Opened/Closed: ???

Okay, not a "lost" place at all, but a place that is supposedly coming into being. And rather intriguing, as a woman-only waterfall is certainly a unique idea. So we're bringing it up anyway. From Huffington Post, May 6, 2014:

Men, if you want to see a stunning Malaysian waterfall, you better get there quickly.

The as-yet-to-be-determined waterfall is located at Tasik Kenyir, an artificial lake in the Northeast Malaysian state of Terengganu. Making the waterfall a spot for ladies only is part of a nearly $92 million development project, the Daily Mail reports.

Not only will the designated waterfall allow only female visitors, but boats transporting women to the waterfall and security guards at the site will all be female as well.

The single-sex area is being created as a request from female tourists in West Asia, spokesman Datuk Seri Ahmad said.

Ahmad continued to say that the women-only area is also part of an effort by the Terengganu government to create a unique tourist attraction.

Other changes coming to Tasik Kenyir include turning the area into the only duty-free lake in the world, adding passenger and cargo jetties, and constructing a hotel and water park.

Sunday, March 8, 2015

The Dalloway

The Dalloway - "New York's Fanciest 'Lesbian-Implied'
The Dalloway

Location: 525 Broome Street, New York, New York, USA

Opened: November 2012

Closed: October 2013

Another short-lived lesbian bar in NYC.

Here's some of what the New York Observer (Drew Grant) said in the month after it opened:

The Dalloway. . . is a gorgeous, two-story affair on Broome and Thompson. The downstairs is a mix between a lounge and a club, where every Thursday night one can find the “Girls Party”  downstairs, where gyrating models and bookish butches dance with abandon.  The night the Transom attended, Samantha Ronson was DJing, and the area around her raised booth served as the dance floor.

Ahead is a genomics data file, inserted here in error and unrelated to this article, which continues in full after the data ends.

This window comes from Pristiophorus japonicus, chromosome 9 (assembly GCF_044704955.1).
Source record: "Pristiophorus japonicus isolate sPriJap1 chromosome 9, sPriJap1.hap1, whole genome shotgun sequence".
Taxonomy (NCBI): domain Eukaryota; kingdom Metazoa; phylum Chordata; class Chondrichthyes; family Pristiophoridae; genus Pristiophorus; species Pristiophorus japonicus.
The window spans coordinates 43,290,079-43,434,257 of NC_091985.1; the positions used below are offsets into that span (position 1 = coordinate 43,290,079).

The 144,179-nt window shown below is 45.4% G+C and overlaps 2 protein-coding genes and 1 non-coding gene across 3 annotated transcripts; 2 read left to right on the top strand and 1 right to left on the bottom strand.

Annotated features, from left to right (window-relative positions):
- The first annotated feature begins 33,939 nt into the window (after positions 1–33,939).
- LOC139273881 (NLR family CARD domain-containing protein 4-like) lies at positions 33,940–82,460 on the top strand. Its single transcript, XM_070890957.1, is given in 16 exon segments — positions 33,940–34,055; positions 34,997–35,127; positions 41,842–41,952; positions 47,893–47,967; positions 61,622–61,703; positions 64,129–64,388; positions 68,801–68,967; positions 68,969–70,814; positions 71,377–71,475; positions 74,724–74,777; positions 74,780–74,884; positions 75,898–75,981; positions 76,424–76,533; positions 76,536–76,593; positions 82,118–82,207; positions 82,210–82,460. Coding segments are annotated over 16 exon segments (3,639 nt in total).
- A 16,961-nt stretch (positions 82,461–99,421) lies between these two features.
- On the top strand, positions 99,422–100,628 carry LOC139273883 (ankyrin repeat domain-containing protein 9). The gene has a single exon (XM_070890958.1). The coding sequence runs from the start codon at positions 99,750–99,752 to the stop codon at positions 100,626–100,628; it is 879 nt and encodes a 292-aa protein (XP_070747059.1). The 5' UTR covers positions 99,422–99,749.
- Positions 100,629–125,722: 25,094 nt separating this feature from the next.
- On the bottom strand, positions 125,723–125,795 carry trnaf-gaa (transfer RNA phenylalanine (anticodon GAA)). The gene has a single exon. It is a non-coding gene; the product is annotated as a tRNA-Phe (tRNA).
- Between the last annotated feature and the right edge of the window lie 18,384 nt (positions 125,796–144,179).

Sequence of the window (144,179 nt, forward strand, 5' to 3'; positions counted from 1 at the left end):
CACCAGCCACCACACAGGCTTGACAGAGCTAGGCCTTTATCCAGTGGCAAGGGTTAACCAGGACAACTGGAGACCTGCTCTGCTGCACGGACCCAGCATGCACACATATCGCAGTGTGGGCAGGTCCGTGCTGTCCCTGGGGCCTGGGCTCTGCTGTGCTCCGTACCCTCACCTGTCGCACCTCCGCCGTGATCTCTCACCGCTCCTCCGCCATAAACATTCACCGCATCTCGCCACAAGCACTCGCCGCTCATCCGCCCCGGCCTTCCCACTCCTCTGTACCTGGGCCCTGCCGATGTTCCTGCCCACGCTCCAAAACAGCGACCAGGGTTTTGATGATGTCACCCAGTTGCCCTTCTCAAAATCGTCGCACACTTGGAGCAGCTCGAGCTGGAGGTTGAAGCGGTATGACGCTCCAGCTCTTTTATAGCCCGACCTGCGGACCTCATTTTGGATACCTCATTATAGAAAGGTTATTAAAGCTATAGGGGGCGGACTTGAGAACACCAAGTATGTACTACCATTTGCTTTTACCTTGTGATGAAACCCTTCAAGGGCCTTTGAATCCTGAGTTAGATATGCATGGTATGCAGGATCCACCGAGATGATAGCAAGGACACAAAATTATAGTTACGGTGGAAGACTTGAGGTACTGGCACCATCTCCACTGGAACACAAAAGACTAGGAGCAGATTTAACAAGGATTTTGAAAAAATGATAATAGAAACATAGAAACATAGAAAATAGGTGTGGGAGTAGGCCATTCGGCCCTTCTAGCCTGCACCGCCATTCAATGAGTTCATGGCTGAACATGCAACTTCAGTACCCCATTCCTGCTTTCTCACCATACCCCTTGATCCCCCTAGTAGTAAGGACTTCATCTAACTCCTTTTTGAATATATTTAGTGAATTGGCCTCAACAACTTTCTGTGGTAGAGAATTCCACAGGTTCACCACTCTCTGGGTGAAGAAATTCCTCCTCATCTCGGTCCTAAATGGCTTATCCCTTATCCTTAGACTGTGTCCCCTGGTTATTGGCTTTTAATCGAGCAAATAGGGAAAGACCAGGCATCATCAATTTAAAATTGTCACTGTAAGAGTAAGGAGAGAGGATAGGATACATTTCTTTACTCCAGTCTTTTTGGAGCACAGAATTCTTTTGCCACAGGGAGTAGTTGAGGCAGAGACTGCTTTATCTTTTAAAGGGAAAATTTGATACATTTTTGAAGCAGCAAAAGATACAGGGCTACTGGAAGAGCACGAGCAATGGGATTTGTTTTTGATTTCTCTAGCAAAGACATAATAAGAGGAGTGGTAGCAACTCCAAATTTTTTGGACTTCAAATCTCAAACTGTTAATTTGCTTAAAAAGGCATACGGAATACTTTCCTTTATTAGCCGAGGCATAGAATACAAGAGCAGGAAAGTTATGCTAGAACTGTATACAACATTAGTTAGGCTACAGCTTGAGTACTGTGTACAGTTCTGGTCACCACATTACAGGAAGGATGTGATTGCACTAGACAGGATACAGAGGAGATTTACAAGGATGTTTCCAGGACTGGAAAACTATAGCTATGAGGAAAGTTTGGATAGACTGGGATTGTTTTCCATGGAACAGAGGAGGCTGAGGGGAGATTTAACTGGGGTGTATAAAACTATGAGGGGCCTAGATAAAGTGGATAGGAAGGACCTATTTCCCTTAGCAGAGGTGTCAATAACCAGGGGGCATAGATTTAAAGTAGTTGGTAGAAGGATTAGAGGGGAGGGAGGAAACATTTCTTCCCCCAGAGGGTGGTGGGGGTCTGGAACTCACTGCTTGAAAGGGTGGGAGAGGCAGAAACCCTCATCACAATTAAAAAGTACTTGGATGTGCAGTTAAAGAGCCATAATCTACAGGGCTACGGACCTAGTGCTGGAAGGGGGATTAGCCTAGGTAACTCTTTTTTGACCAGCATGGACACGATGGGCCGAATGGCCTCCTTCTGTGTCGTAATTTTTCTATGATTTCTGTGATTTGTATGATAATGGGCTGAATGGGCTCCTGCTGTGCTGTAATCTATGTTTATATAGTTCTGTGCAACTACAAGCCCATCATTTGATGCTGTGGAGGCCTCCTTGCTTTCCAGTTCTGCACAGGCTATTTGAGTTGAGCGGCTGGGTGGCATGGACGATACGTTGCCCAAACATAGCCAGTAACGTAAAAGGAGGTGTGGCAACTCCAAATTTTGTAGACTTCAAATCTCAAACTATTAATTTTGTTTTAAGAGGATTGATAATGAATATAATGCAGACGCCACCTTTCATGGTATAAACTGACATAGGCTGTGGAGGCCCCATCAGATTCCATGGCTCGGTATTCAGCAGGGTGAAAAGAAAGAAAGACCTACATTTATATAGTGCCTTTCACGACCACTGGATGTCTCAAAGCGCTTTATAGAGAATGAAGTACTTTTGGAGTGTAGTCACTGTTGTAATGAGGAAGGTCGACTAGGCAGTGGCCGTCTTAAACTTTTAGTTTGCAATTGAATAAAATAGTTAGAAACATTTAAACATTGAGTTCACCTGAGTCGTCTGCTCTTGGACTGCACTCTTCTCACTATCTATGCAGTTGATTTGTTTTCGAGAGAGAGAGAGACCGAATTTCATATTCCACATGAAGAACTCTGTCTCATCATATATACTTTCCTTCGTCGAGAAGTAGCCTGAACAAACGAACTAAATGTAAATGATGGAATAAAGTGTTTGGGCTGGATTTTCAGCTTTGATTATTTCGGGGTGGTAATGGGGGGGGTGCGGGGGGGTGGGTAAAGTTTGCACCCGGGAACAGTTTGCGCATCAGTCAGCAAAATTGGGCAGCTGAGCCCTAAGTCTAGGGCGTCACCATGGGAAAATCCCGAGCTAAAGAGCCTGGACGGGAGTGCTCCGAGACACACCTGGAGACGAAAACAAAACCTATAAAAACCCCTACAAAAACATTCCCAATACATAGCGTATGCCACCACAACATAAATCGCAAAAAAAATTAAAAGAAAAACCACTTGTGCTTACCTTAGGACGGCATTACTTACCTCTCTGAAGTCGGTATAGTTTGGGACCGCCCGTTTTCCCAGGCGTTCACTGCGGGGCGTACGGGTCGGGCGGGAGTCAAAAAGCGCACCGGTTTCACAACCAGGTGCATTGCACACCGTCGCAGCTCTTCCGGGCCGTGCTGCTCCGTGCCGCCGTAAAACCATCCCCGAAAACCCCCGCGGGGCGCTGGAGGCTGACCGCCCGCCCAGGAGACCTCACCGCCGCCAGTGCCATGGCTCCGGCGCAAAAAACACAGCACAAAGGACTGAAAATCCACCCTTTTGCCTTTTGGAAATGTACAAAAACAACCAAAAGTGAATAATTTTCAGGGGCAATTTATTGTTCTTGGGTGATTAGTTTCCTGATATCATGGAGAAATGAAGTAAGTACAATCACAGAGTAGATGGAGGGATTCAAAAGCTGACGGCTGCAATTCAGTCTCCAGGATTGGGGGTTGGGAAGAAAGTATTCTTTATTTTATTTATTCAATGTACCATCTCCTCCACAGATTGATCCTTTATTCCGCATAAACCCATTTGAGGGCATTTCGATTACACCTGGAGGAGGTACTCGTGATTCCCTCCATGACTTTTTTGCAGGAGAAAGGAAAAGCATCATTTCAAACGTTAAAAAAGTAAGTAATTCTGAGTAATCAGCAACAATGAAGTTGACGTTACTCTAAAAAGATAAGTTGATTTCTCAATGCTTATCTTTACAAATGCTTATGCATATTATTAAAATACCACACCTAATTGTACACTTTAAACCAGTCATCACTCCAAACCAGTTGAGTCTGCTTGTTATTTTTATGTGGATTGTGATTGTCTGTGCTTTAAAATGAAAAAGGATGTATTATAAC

But it’s the upstairs that makes The Dalloway unique. It’s a restaurant with freestanding antlers on all the tables and the kind of hipster-meets-high-end vibe that makes it difficult to place on the Kinsey Scale. ( resorts to the tortured locution “lesbian implied.”)

"Lesbian implied"??? Hadn't heard this term before, but it isn't sounding good. A brand new way to explain why you're just sorta kinda committed to what is supposedly your core clientele?

The Dalloway also got a nod from AfterEllen:

Dalloway exterior
When I heard The Dalloway, a new lesbian-leaning restaurant and bar, was opening my reaction was far from enthused, but then I checked it out and I have to say I may have found the antidote to my fear of socializing.

If you’re a regular AfterEllen reader you’ll be familiar with the owners, Kim Stolz and Amanda Leigh Dunn. Kim was on Top Model a long time ago and Amanda was featured on the most recent season of The Real L Word. They met years ago through mutual friends, both felt that NYC was lacking a great hangout spot and decided to go for it.

I’m glad they did because The Dalloway is a really nice place. The kind of place you could take your mom to for dinner and then stay to binge-drink as soon as she leaves because your mom did that passive aggressive thing she does that makes you hate yourself for being gay.

At first I worried the place would be too cool for me. I mean, it’s in Soho, a neighborhood that houses designer flagship stores and spoilt teens that study instillation art at NYU. But due to my girlfriend’s insistence and my secret hope that Whitney from The Real L Word would come busting in with those huge chunky dreds and start a bar fight, I decided to check it out. Upstairs is a restaurant; all the tables were booked for the next hour, so my girlfriend and I sat in the downstairs lounge by the fireplace and enjoyed dinner while the bar slowly filled up. By the time we left at 10 the place had transformed from small gatherings of friends and the occasional stone butch blues kind of couple to a bumping dance party — and a diverse one at that: lots of cute young ladies, but also a smattering of hot dudes and some older folk.